Given that the Nokia Lumia 822 has the exact same hardware under the hood as the other 820-equivalent models, including a Qualcomm Snapdragon S4 dual-core, 1.5 GHz processor and 1 GB of RAM, performance is identically good. Very good, actually.
What’s not the same, however, is the carrier. I absolutely panned the Lumia 810 for its service, as it’s a T-Mobile exclusive and that network proved to be a nightmare, both in terms of speed and coverage (signal strength) here in Boston. Not so with the Lumia 822, a device that is connected to Verizon’s 4G LTE network, which has proven to be far more reliable in its performance.
Speeds are vastly superior, undoubtedly due to the fact that this is real 4G and not T-Mobile’s “4G” network, which is actually HSPA+ rather than LTE. And coverage is a completely different ballgame with the Lumia 822, as I consistently got a strong signal in the two major cities in which I tested it: Boston and New York. Admittedly, there were a couple of occasions where it would have to downshift to 3G, but it was still far better than the Lumia 810 and the T-Mobile network, which more often than not told me I was either running on a 2G or 1X network, or had no signal at all.
Since this is still a Nokia phone, the Lumia 822 shares the same preloaded suite of Nokia-branded apps as its sister models, including App Highlights, Nokia City Lens, Nokia Drive, Nokia Maps, and Nokia Music.
There are, however, some Verizon-exclusive app additions to this particular model, a couple of which are actually worth your while. The first is NFL Mobile, which is great for watching football this time of year, but is admittedly pretty useless the other seven or so months of the year that constitute the off-season. Curiously enough, Verizon also threw in an app for the Univision Spanish language television network. And then finally, there is the much-touted Data Sense app, which will supposedly be available to other carriers eventually, but is currently a Verizon Wireless exclusive.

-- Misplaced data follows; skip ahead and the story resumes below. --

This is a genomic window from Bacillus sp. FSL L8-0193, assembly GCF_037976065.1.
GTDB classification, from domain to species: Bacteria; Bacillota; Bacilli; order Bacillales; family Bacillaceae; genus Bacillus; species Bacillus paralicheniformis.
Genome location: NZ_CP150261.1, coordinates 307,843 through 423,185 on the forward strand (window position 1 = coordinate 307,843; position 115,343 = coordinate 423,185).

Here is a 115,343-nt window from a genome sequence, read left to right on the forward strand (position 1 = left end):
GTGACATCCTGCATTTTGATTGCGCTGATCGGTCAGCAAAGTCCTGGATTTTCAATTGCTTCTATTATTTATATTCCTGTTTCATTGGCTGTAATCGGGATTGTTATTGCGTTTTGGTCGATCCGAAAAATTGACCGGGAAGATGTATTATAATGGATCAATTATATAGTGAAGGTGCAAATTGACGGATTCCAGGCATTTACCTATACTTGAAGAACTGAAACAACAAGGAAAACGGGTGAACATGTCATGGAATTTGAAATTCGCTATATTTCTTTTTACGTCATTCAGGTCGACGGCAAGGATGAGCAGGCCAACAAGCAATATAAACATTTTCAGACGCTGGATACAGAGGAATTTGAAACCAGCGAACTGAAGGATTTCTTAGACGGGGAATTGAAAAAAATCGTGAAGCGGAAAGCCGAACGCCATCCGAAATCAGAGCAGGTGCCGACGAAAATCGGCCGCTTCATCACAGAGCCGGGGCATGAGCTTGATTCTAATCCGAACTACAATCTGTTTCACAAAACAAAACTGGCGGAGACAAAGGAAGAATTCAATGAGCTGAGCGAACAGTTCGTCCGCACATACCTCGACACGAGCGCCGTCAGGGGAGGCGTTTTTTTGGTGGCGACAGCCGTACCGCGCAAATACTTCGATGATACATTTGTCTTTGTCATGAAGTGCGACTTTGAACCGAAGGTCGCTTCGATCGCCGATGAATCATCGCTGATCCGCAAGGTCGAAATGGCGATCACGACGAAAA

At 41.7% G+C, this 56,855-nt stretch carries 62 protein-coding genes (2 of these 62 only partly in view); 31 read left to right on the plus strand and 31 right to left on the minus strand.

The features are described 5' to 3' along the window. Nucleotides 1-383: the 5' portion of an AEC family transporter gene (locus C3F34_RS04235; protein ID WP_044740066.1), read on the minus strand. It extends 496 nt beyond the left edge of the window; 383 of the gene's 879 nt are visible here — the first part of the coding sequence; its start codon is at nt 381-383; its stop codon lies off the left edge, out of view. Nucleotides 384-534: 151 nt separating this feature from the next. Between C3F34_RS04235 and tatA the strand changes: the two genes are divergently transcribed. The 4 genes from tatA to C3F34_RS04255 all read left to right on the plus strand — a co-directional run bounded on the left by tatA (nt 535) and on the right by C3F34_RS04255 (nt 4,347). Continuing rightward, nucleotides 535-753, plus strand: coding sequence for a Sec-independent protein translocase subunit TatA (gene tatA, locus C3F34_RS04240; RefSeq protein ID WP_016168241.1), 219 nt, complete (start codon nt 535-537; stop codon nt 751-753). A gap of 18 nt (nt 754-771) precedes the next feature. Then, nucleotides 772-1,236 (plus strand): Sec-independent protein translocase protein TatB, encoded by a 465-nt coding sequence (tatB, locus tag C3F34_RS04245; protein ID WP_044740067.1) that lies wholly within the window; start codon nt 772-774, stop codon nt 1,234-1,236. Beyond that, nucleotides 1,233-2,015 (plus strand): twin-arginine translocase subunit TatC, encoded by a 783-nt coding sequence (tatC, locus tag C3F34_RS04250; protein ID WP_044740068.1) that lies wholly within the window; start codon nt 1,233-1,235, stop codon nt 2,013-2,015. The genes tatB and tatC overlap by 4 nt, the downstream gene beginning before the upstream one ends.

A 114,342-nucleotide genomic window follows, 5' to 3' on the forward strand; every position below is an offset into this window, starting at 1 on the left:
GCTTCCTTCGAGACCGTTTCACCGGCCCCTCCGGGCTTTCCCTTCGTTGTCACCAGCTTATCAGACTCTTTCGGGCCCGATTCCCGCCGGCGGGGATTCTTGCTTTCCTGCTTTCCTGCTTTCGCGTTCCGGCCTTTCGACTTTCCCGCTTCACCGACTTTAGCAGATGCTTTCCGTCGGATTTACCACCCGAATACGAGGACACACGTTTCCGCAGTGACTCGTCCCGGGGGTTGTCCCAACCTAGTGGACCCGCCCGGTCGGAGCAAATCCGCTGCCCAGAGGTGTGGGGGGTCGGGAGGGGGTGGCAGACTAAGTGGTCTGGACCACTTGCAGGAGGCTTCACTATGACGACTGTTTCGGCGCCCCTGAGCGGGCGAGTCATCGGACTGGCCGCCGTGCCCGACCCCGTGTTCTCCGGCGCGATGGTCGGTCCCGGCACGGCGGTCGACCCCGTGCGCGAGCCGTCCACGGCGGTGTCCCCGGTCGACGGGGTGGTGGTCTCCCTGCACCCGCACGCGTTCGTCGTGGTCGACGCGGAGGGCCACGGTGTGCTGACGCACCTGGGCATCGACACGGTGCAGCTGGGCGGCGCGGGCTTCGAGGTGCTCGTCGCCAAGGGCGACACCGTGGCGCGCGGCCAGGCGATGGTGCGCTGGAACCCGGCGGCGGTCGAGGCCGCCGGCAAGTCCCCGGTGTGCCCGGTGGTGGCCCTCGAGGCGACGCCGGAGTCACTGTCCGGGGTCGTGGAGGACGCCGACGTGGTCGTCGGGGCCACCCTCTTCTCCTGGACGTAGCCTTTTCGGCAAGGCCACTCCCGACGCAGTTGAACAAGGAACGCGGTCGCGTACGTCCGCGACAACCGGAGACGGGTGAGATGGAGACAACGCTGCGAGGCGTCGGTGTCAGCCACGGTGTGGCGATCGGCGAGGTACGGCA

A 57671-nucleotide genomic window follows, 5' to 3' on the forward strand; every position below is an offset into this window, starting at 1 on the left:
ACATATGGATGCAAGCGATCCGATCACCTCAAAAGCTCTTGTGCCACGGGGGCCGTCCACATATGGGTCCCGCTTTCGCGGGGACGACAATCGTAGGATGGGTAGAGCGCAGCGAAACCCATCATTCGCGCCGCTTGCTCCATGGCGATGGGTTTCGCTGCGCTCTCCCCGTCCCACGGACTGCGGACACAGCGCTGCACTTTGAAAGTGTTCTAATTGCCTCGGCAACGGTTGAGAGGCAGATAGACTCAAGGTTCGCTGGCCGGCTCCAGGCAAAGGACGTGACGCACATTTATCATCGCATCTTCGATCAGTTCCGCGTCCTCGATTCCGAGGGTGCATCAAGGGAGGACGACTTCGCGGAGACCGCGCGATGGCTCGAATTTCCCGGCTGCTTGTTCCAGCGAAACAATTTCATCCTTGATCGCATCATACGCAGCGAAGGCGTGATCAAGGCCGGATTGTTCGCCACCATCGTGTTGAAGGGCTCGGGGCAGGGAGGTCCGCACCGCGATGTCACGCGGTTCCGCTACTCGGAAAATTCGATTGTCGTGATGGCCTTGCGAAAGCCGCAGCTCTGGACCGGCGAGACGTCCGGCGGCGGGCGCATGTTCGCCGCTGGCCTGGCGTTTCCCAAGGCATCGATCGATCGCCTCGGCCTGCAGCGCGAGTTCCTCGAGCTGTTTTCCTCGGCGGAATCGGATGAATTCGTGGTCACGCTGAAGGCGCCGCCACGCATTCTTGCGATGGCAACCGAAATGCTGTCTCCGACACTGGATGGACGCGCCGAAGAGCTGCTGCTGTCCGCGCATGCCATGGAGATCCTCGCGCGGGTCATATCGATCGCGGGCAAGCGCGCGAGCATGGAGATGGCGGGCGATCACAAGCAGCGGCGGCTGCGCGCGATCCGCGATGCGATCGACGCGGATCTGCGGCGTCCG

Data Sense, for those who aren’t familiar with it, is an app that helps you intelligently ration your data each month rather than just monitor usage. On top of showing you your remaining data, the app also offers a detailed breakdown of what exactly is using up your data allotment (e.g. streaming media, app downloads, Internet Explorer, etc.) while also helping you preserve it by mapping out nearby Wi-Fi hotspots based on your location. Data Sense can even be set to limit the usage of background data (from apps that are still running even when you’re not actively using them) when your monthly amount starts to run low.
The only drawback to Data Sense is that users manually set the data parameters; in other words, it’s not actually tied to your account. You simply tell the app the amount of data you’re supposed to have each month and how often it refreshes, and it provides numbers based on that information. So aside from the fact that you need to know the exact details of your data plan to set it up — including the specific date of when it refreshes each month — this may lead to complications at times since you’re technically dealing with a theoretical approximation based on what you told the app (if you’re saying you have X amount of data allotted for this period of time and you’ve used Y amount so far, then you should have Z remaining… but hey, no promises).
Camera and Battery Life
I went into depth on all the features of this handset when reviewing the Lumia 810 variant, so I’ll just summarize that the camera could be better, but the battery life was quite satisfactory.